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#30daysofelm Day 5: "Lights Out" game

kristianpedersen profile image Kristian Pedersen Updated on ・7 min read

This is day 5 of my 30 day Elm challenge

Today's project is the Lights Out game!

Here's the end result: https://ellie-app.com/bRXymtmp5t7a1

Screenshot of lights out game

Initial plan:

  • Model/view: 5x5 list of boolean values, rendered as checkboxes.
  • When clicking a checkbox, its left/right/up/down neighbors also get toggled.
  • The goal is to uncheck all the checkboxes.

This is going to be a long post, and I'm tired right now, so bear with me. :)

Svelte prototype

Here's the prototype I made in Svelte, which served as a very good starting point.

The Svelte prototype is nearly half the size of my final Elm project, which has less styling. Maybe Elm's safety would lead to less error checking in a more complex project?

I decided to represent the board as a one-dimensional array, just to keep my head straight later on in Elm.

<script>
    let board = [...Array(25)].map((value, index) => {
        const x = index % 5;
        const y = Math.floor(index / 5);
        return {
            x,
            y,
            checked: Math.random() < 0.5,
        };
    });

    function toggleNeighbors(x, y) {
        board = board.map((checkbox) => {
            const xDistance = Math.abs(checkbox.x - x);
            const yDistance = Math.abs(checkbox.y - y);
            const isNeighbor =
                (xDistance === 1 && yDistance === 0) ||
                (xDistance === 0 && yDistance === 1);

            if (isNeighbor) {
                return {
                    ...checkbox, // Return everything from the checkbox object
                    checked: !checkbox.checked, // Overwrite the checked property
                };
            } else {
                return checkbox; // If we don't return anything here, we get undefined -_-
            }
        });
    }

    function easyMode() {
        board = board.map((checkbox) => {
            return {
                ...checkbox,
                checked:
                    (checkbox.x === 1 && checkbox.y === 2) ||
                    (checkbox.x === 2 && checkbox.y === 1) ||
                    (checkbox.x === 2 && checkbox.y === 2) ||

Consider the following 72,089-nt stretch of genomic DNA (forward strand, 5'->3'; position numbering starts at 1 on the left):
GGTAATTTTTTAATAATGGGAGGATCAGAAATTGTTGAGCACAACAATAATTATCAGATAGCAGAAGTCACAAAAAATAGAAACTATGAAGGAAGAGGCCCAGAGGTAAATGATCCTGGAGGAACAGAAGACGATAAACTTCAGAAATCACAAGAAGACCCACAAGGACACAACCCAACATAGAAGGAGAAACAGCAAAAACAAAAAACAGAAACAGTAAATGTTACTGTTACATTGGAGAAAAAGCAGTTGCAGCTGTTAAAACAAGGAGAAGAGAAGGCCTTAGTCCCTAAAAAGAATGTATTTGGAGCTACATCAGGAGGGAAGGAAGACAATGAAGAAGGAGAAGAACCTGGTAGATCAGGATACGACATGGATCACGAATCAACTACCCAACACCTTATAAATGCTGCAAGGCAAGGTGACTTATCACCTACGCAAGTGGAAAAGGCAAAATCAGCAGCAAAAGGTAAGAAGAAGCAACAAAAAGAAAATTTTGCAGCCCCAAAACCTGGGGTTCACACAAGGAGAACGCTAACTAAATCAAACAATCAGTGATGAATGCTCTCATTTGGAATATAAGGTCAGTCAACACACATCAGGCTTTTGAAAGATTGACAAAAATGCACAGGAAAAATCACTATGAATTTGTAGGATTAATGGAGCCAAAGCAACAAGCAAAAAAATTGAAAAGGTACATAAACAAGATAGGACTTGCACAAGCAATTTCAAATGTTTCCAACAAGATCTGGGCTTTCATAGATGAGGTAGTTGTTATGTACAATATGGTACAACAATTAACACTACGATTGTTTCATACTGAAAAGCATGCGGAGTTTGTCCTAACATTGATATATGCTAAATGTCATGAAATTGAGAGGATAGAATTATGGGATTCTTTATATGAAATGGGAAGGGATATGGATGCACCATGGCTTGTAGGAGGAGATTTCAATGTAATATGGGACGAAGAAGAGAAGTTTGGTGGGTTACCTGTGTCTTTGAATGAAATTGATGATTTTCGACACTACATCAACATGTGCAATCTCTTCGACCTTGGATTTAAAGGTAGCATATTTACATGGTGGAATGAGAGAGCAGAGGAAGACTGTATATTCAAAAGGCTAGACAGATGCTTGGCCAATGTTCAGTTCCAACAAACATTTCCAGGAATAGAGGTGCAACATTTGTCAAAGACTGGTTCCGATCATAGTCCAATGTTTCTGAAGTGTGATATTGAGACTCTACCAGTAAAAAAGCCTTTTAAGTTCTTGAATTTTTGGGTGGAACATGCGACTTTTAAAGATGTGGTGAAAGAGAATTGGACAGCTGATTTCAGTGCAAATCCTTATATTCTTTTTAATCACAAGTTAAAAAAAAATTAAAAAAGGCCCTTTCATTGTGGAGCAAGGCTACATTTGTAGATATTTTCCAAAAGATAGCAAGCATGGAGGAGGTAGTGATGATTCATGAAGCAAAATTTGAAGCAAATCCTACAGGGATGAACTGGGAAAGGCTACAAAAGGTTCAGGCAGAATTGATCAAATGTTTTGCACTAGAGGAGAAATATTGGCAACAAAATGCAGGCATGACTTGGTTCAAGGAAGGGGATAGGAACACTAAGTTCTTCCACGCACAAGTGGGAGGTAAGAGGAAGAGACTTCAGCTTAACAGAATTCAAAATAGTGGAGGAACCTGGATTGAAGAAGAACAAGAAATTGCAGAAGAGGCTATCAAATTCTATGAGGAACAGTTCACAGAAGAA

(checkbox.x === 2 && checkbox.y === 3) ||
                    (checkbox.x === 3 && checkbox.y === 2),
            };
        });
    }
</script>

<style>
    button {
        display: block;
    }

    input {
        margin: 0;
        transform: scale(2);
    }

    label {
        background-color: #fff;
        border: 1px solid #999;
        border-right: none;
        display: inline-block;
        margin: -2px;
        padding: 1.5rem;
        transition: 0.1s ease-in;
    }

    label:hover {
        background-color: #eee;
    }

    /* The hr also counts as a child element.
    Therefore we select every 6th element + 1 */
    label:nth-child(6n + 1) {
        border-right: 1px solid #999;
    }

    hr {
        margin: 0;
        padding: 0;
        visibility: hidden;
    }
</style>

<button on:click={easyMode}>Easy mode</button>

<div id="board" />
{#each board as input, i}
    <label>
        <input
            type="checkbox"
            bind:checked={input.checked}
            on:change={() => {
                const x = i % 5;
                const y = Math.floor(i / 5);
                toggleNeighbors(x, y);
            }} />
    </label>

    {#if i % 5 === 4}
        <hr />
    {/if}
{/each}

{#if board.every((checkbox) => !checkbox.checked)}
    <p>You win!</p>
{:else}
    <p>{board.filter((checkbox) => checkbox.checked).length}/25</p>
{/if}

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1. Main.elm walkthrough

This was a challenging project with a couple of headaches, mostly related to using the wrong event listener.

I was also unsure of what I should include in my data structure, but using records from the beginning allowed for flexibility.

2. Import / main

module Main exposing (init, main, update, view)

import Browser
import Html exposing (Html, button, div, hr, input, label, p, text)
import Html.Attributes exposing (checked, style, type_)
import Html.Events exposing (onClick)


main : Program () Board Msg
main =
    Browser.sandbox
        { init = init
        , update = update
        , view = view
        }
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Nothing here that hasn't been used in my previous projects.

3. Model

type alias Checkbox =
    { x : Int, y : Int, checked : Bool }


type alias Board =
    { checkboxes : List Checkbox }


init : Board
init =
    { checkboxes =
        List.indexedMap
            (\index _ ->
                { x = remainderBy 5 index
                , y = index // 5
                , checked = remainderBy 2 index == 0
                }
            )
            (List.repeat 25 { x = 0, y = 0, checked = True })
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I was considering having other fields than checkboxes, but decided against it for simplicity's sake.

The separate Checkbox type alias came in handy in two of the update-related functions.